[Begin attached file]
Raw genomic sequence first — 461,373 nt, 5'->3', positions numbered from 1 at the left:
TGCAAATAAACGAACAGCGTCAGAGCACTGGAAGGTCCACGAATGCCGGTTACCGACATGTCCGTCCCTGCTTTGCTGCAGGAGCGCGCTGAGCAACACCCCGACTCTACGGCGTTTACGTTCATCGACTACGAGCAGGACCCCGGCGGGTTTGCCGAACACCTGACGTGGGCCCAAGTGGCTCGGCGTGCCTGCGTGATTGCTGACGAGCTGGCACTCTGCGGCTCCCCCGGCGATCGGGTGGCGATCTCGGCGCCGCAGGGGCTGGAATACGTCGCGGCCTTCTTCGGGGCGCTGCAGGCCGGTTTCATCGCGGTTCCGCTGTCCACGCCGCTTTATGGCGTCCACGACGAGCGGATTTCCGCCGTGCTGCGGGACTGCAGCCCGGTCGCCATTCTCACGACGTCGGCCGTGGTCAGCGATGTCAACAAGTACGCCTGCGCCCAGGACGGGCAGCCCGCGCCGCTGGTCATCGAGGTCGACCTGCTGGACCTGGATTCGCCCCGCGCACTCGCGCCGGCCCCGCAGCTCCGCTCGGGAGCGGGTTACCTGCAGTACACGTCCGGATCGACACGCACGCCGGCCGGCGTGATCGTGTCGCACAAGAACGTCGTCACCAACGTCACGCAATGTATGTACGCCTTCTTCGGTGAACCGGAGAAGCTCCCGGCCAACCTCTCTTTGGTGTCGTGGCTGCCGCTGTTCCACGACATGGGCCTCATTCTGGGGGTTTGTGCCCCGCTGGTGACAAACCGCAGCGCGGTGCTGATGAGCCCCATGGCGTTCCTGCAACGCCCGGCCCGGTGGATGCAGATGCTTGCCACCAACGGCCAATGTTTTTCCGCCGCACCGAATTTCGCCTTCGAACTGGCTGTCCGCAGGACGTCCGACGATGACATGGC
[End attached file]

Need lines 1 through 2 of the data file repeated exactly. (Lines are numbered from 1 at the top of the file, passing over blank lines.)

Raw genomic sequence first — 461,373 nt, 5'->3', positions numbered from 1 at the left:
TGCAAATAAACGAACAGCGTCAGAGCACTGGAAGGTCCACGAATGCCGGTTACCGACATGTCCGTCCCTGCTTTGCTGCAGGAGCGCGCTGAGCAACACCCCGACTCTACGGCGTTTACGTTCATCGACTACGAGCAGGACCCCGGCGGGTTTGCCGAACACCTGACGTGGGCCCAAGTGGCTCGGCGTGCCTGCGTGATTGCTGACGAGCTGGCACTCTGCGGCTCCCCCGGCGATCGGGTGGCGATCTCGGCGCCGCAGGGGCTGGAATACGTCGCGGCCTTCTTCGGGGCGCTGCAGGCCGGTTTCATCGCGGTTCCGCTGTCCACGCCGCTTTATGGCGTCCACGACGAGCGGATTTCCGCCGTGCTGCGGGACTGCAGCCCGGTCGCCATTCTCACGACGTCGGCCGTGGTCAGCGATGTCAACAAGTACGCCTGCGCCCAGGACGGGCAGCCCGCGCCGCTGGTCATCGAGGTCGACCTGCTGGACCTGGATTCGCCCCGCGCACTCGCGCCGGCCCCGCAGCTCCGCTCGGGAGCGGGTTACCTGCAGTACACGTCCGGATCGACACGCACGCCGGCCGGCGTGATCGTGTCGCACAAGAACGTCGTCACCAACGTCACGCAATGTATGTACGCCTTCTTCGGTGAACCGGAGAAGCTCCCGGCCAACCTCTCTTTGGTGTCGTGGCTGCCGCTGTTCCACGACATGGGCCTCATTCTGGGGGTTTGTGCCCCGCTGGTGACAAACCGCAGCGCGGTGCTGATGAGCCCCATGGCGTTCCTGCAACGCCCGGCCCGGTGGATGCAGATGCTTGCCACCAACGGCCAATGTTTTTCCGCCGCACCGAATTTCGCCTTCGAACTGGCTGTCCGCAGGACGTCCGACGATGACATGGC